10. As we learn from Geoffrey C. Bowker and Susan Leigh Star in their seminal work Sorting Things Out: Classification and its Consequences, these categories are very real in their consequences. Because classifications become infrastructures in practice, a name can suddenly make a huge difference in terms of comparibility, visibility and control (1999, 231–232; ch. 7).

11. Although first published in 1967 in Psychology Today, a more rigorous report was published two years later in Sociometry co-authored by his student Jeffrey Travers.

12. Sometimes attributed to Johann Wolfgang von Goethe (1749–1832).

13. At the Facebook f8 conference in San Francisco, California, USA, on May 24, 2007.

14. See also Bucher 2012 for an analysis of Facebook's EdgeRank algorithm.

15. Considering that you only need an average of six “degrees of separation” to reach anyone, this greatly increases the level of publicness, which in turn shapes the topology of the network.

16. See also Bezaitis 2013.

17. Since the latest interface redesign, users are repeatedly asked to enter their “missing information” to enhance the Facebook experience. Empty fields are now presented in such a way that it allows the user to directly enter the data from the timeline view (as opposed to moving to the “About” section, clicking “Edit”, and finally entering the data).

18. “Introducing Graph Search.” Facebook. Facebook, Inc., 2013. Web. 15 May 2013. <>.

19. For the time being, some actual graph searches can be found online. See Tom Scott. “Actual Facebook Graph Searches.” Tumblr. Tumblr, Inc., 23 Jan. 2013. Web. 3 June 2013. <>.

20. Ceglowski ends his argument with an interesting suggestion that collecting huge amounts of data can actually harm the freedom of figuring out the next stage in the development of the Web. Open data is not a solution here, because “it misses the point of having such a permanent record in the first place” (2011).

21. Alexander, Christopher W. The Timeless Way of Building. Vol. 1. Oxford: Oxford University Press, 1979. Print. Center for Environmental Structure Series.

22. Google Flu Trends., 2008. Web. 15 May 2013. <>.

23. Flu Near You. Healthmap, 2013. Web. 15 May 2013. <>.

24. For a French initiative, see also L'Unité Mixte de Recherche, 2012. Web. 15 May 2013. <>.

25. For example, Bruno Latour noted that “sociology has been obsessed by the goal of becoming a quantitative science” (2009; cf. boyd and Crawford 2012, 666).

26. An interesting choice of metaphor when considering the idea that speech is to thought as embodiment is to pattern.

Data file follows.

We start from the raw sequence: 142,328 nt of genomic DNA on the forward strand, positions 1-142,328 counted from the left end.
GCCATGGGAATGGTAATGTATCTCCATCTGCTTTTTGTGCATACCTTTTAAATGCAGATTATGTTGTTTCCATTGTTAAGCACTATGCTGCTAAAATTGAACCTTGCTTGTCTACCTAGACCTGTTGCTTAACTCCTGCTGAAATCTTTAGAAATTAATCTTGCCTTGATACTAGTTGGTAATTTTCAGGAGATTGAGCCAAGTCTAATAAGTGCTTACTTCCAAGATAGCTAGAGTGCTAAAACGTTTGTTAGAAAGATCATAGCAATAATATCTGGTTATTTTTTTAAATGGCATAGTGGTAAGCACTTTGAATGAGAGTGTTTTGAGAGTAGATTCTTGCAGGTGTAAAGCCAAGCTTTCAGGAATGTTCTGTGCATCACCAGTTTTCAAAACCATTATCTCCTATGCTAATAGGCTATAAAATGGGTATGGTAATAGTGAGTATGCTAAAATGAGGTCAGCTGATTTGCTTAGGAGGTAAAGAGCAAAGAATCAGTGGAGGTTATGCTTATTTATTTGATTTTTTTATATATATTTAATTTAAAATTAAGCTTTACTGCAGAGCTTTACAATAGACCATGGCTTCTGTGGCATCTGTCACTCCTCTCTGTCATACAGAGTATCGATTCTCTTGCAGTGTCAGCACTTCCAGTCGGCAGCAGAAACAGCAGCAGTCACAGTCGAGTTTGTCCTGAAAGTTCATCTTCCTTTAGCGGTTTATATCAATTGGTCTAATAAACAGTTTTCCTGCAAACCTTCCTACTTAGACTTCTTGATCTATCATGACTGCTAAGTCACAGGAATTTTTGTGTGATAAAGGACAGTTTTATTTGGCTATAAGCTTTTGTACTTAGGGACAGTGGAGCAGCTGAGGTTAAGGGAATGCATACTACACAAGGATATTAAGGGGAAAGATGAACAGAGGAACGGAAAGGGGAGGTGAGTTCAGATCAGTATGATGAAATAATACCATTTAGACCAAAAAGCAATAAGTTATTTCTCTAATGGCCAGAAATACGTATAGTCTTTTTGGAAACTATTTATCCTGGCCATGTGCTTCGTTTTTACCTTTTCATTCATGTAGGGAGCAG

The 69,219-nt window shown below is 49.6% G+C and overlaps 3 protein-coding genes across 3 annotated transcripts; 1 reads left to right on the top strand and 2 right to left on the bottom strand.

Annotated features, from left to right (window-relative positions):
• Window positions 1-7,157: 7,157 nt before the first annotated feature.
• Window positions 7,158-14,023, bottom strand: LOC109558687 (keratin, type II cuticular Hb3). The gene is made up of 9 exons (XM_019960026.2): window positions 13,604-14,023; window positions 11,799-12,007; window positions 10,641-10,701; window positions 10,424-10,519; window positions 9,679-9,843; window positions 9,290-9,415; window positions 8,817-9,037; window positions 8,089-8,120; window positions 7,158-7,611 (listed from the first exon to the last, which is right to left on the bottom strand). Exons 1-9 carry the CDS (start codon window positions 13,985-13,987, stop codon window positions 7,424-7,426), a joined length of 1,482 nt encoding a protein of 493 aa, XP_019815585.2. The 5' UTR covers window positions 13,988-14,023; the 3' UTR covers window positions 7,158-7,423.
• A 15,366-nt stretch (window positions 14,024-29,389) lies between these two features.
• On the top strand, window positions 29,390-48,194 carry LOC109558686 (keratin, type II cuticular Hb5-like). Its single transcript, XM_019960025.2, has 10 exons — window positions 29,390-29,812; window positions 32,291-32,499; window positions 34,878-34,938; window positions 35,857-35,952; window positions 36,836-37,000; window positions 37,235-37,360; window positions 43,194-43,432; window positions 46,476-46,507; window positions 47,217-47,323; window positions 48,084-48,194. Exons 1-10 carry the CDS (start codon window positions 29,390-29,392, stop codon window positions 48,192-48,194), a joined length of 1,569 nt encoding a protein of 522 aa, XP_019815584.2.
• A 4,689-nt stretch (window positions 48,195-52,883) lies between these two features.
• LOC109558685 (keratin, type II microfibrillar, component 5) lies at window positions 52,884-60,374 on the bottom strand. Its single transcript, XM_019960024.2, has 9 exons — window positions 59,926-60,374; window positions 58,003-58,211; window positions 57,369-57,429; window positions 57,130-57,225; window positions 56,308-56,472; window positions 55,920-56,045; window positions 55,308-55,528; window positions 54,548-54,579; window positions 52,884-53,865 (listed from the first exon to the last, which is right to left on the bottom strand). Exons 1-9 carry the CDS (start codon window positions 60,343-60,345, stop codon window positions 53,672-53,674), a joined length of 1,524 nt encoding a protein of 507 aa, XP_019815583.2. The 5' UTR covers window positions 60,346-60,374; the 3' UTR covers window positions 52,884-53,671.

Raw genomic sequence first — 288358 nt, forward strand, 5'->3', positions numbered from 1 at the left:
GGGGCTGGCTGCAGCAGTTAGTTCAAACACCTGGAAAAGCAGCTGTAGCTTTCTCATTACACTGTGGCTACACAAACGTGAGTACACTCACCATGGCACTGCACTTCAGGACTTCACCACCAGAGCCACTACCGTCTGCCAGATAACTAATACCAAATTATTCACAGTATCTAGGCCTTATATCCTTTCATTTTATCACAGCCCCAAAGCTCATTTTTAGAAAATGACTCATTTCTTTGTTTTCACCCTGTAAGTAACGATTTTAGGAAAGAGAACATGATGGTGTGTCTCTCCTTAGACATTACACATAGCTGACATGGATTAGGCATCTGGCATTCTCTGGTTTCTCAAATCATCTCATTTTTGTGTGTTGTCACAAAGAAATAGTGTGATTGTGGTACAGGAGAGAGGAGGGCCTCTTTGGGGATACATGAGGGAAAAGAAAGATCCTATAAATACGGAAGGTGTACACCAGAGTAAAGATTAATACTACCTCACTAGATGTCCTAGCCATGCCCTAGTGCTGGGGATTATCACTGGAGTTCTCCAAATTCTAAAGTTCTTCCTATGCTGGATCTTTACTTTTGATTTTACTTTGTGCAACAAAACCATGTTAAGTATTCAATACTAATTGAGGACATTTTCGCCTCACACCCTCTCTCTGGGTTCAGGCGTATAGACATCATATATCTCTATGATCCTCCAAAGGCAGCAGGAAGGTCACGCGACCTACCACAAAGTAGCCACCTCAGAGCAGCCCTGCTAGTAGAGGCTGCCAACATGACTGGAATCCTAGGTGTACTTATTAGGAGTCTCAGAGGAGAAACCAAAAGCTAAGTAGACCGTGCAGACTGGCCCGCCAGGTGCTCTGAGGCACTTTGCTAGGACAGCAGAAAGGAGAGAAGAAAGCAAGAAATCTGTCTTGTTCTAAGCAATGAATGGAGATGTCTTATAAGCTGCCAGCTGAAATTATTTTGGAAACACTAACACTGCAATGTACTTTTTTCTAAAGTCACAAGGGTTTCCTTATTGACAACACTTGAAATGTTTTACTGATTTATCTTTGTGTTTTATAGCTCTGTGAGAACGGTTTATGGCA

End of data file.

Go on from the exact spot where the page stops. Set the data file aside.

27. Aristotle called rhetoric an art, because it ultimately appeals to the emotion.

28. See also Dušan 2011.

29. Originally created at Facebook, and currently also used by Google and mixi. See Open Graph Protocol. Open Web Foundation, 18 Nov. 2012. Web. 5 June 2013. <>.

30. “Open Graph.” Facebook Developers. Facebook, Inc., 5 June 2013. Web. 5 June 2013. <>.

31. As Carolin Gerlitz and Anne Helmond argue, this has happened first with the introduction of the Like buttons, then with the Open Graph protocol, and now most recently also with new possibilities of app development (2013).

32. “open-graph-protocol.” GitHub. GitHub, Inc., n.d. Web. 5 June 2013. <>.

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Title: What's in the Social Graph?
Subtitle: An Enquiry into a Technical Protocol
Type: Research article; Assignment F. N. (Fernando) van der Vlist
Author.affiliation: College of Humanities, Faculty of Humanities, University of Amsterdam I. J. (Inge) Ploum; Dr. M. P. (Michael) Stevenson
Instructor.affiliation: Dept. of Media Studies, Faculty of Humanities, University of Amsterdam
Abstract: In this paper I develop a historical and discursive understanding of the Social Graph. It develops two lines of investigation: first, an epistemological debate is traced that attempts to solve issues of the real-virtual divide. Based on this historical trajectory, a methodological pragmatism becomes apparent that also appears in graph theory as applied to the Social Graph. “Big Data” undermines these issues of a divide by relying on an epistemology of patterns. However, these patterns turn out to be grounded online as well. Second, this epistemological trajectory is connected to current social, economic, and scientific discourse – situating Big Social Data analysis, the Social Graph, and the Open Graph protocol. To this end, Facebook's Social Graph is used as a case study throughout. Ultimately, I argue that the Open Graph, as a supplementary and enforcing protocol to the Social Graph, represents Facebook's normalising strategic direction towards developing a cybernetic infrastructure that rewards those who conform to its commercial ideals, while punishing those who deviate from it.
Keywords: technical protocol, epistemology, discourse analysis, virtuality, Social Graph, Big Social Data
Length.words: 5,846
Length.reading: 33 mins
Date.submitted: 7 June 2013
Date.evaluated: 18 June 2013
Date.publishedonline: 13 July 2013
Language: English (United Kingdom) Modern Language Association (7th ed.)